Charles Fielder

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Charles Fielder
Fielder Charles.jpg
Courtesy Phil Brough
Personal Information
Date of Birth c1883
Place of Birth Croyden, London, England
Death 23 May 1970, aged 87
Place of Death Nedlands
Age at Enlistment 32 years, 9 months
Description 5'9" (1.75m) tall ; 138 lbs
62.596 kg
; slightly dark complexion ; blue eyes ; brown hair
Occupation Bushman
Religion Church of England
Address Armadale, Western Australia
Next of Kin Wife , Mrs Ellen Fielder
Military Information
Reg Number 1909
Date of Enlistment 17 Feb 1916
Rank Corporal
Unit/Formation 51st battalion, 3rd Reinforcements / 13th Brigade, 4th Division
Date of Embarkation 18 Jul 1916 ‒ 9 Sep 1916
Ship Embarked On HMAT A48 Seang Bee Fremantle to Plymouth
Date of Return 4 Jan 1919 ‒ 21 Jan 1919
Ship Returned On HMHS Nevasa
Fate Wounded in Action 9 Jun 1917 Messines Ridge
Wounded in Action 24 Apr 1918 at Villers-Bretonneux
Returned to Australia
Monument Armadale War Memorial (Armadale panel)
Armadale Congregational Church Honour Board
Armadale and Districts Roll of Honour
Medals British War Medal
Victory Medal

Pre War

While the family lived in Armadale, Charles in 1916 signed his enlistment documents in Dwellingup, giving his Postal Address as Armadale.

War Service

Entering Blackboy Hill camp Charles undertook early training as a member of the 52nd Depot Company before 4 Apr 1916 when he was allocated to the 3rd reinforcement draft for the 51st Battalion, travelling with them to England. Disembarking in the UK, he was sent to one of the many training battalion on the Salisbury Plains in Wiltshire.

After 11 weeks extra training, Charles was transported on 28 Nov 1916 aboard the SS Princess Henriette to France where he first spent some time in the 4th Division's Base Depot at Étaples before he joined the 51st Battalion at Buire near Meaulte south of Albert, on 14 Dec 1916. Charles was one of 91 reinforcements arriving that day.

On 2 Apr 1917 Charles was appointed Lance Corporal and in June 1917 the 51st Battalion was in the line near Wytschaete (Wijtschate) in Belgium about 10km south of Ypres during the Battle for Messines Ridge.

Charles was one of 107 casualties suffered by his unit during the five days that they were in support to the 49th and 52nd Battalions during the battle. Receiving a gun shot wound to his right arm and hand, he was treated first by the 77th Field Ambulance, and the 1st South African General Hospital in Abbeville before being evacuated to England on the HMHS Grantully Castle, and admitted to the 3rd London General Hospital on 15 Jun 1917. Granted furlough from 25 Jul until 8 Aug 1917, he then reported to the No1 Command Depot at Perham Downs.

On 12 Sep 1917 he had recovered well enough to join the Overseas Training Brigade, then also based at Perham Downs, and on 14 Oct 1917 he proceeded overseas from Southampton. A week was spent in the Divisional Base Depot before he was sent to rejoin his battalion.

Charles rejoined the 51st Battalion in France on 22 Oct 1917. On 12 Apr 1918 he was promoted Corporal. Less than a fortnight later he was wounded a second time with a bullet wound to his left elbow on 24 Apr 1918 during the battle for Villers-Bretonneux. Treated by the 2/3 HC Field Ambulance, the 5th Casualty Clearing Station, and the 20th General Hospital at Dannes Camiers before being evacuated to England on 27 Apr 1918 aboard HS Ville de Liege where he was admitted to the Central Military Hospital in Chatham for treatment on 28 April 1918.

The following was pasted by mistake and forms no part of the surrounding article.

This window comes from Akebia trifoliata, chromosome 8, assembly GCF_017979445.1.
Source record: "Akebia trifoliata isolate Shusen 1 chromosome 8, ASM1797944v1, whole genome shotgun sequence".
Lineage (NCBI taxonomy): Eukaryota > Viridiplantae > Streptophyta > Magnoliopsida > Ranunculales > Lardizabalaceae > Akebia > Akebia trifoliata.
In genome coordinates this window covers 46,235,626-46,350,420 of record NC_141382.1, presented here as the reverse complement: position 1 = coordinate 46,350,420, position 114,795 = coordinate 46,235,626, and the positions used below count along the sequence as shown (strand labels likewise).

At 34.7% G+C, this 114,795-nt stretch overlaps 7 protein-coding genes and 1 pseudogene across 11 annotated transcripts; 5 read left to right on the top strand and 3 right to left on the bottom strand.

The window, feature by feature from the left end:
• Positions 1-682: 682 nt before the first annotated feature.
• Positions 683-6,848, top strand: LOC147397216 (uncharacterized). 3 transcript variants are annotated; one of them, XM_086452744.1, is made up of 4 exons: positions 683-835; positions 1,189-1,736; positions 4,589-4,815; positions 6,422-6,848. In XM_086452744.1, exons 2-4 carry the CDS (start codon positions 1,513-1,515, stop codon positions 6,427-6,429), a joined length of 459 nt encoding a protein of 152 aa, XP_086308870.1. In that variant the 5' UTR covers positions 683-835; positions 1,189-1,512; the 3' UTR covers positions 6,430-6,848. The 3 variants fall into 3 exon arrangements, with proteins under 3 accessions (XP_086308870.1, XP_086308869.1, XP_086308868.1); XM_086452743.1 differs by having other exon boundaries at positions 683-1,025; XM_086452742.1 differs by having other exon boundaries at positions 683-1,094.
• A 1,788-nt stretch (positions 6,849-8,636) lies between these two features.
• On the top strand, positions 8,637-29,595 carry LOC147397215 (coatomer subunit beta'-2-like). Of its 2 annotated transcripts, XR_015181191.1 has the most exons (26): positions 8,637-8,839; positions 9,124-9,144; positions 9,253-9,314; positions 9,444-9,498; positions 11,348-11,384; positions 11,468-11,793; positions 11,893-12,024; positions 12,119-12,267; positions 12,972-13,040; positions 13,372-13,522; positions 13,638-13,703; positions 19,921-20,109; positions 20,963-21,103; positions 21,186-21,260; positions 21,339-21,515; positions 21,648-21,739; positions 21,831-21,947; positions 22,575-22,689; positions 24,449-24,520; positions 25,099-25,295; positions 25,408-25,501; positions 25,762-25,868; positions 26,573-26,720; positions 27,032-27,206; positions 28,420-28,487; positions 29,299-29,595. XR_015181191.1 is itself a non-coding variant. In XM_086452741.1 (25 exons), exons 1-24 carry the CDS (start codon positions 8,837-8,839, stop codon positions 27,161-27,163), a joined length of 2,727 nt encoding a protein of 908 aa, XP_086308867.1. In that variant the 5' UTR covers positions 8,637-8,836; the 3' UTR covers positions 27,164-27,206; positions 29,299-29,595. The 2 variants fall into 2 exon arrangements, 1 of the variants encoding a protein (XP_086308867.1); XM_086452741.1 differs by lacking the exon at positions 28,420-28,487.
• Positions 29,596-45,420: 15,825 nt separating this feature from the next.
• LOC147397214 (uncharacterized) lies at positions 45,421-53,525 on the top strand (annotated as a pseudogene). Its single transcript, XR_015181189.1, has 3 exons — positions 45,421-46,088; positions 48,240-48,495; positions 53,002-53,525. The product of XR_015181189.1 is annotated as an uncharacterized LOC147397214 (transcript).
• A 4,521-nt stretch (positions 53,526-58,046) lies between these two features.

He was transferred to the Kingswood Park Hospital in Tunbridge Wells on 11 May 1918, and on 28 Jun 1918 he was released to the 3rd Australian Auxiliary Hospital at Dartford. Granted furlough from 3 - 17 Jul 1918, he then reported to the No 4. Command Depot at Hurdcott. On 30 Aug 1918 he was well enough to join the Overseas Training Brigade which was then based at Longbridge Deverill and his recovery continued such that on 4 Oct 1918 he proceeded overseas to France from Dover.

After a short stint in the 4th Division Based Depot he rejoined the 51st Battalion on 10 Oct 1918 when they were in Guigenemicourt near Amiens. Here they remained, refitting and reorganising until the eve of the armistice, when they set off towards the front lines again through St Quentin for Roisel.

Charles was one of the early returnees to Australia, returning to the No. 2 Command Depot at Weymouth from France on 1 Dec 1918. On arrival home in Australia he enjoyed some time with his family before being admitted to the 8th Australian General Hospital at Fremantle on 12 Feb 1919 for treatment to his injury before being released on 26 Feb 1919. Charles was discharged by the 5th Military District on 5 Apr 1919

"Enlisted 17th February, 1916; sailed 20th July with the 3rd Reinforcements for the 51st Battalion. Arrived in England September 1916. In camp at Salisbury Plains. Two of his five boys belong to the Armadale Scouts".[1]

Chas. Fielder had been wounded for a second time.[2]

Post War

Electoral Roll entries - 1921 to 1937 with wife Ellen in Harvey, a foreman; 1943 Charles is a manager in 62 Stirling street, Bunbury. In 1954 Charles had retired to 167 Beechboro road Bayswater where Ellen died on 25 Aug 1954 aged 71. Charles was still living in Bayswater in 1958, but given the suburb of death, he may have died in Hollywood Repat Hospital. Buried Guildford Cemetery. Children Daniel George (1910 - 86); Robert Edward ( 1910 - 1992); Thomas Victor (1913 - ); Charles Horace ( 1914 - 1946); Jean Agatha (1920 - )


Buried Guildford Cemetery

  1. "The Drill of the Foot-Hills" (PDF) (1917). Western Australia. Mar 1917. p. 7. Retrieved 16 May 2017 – via State Library of Western Australia. 
  2. "WESTERN AUSTRALIA.". The West Australian. XXXIV, (5,040). Western Australia. 31 May 1918. p. 7. Retrieved 22 June 2017 – via National Library of Australia. 

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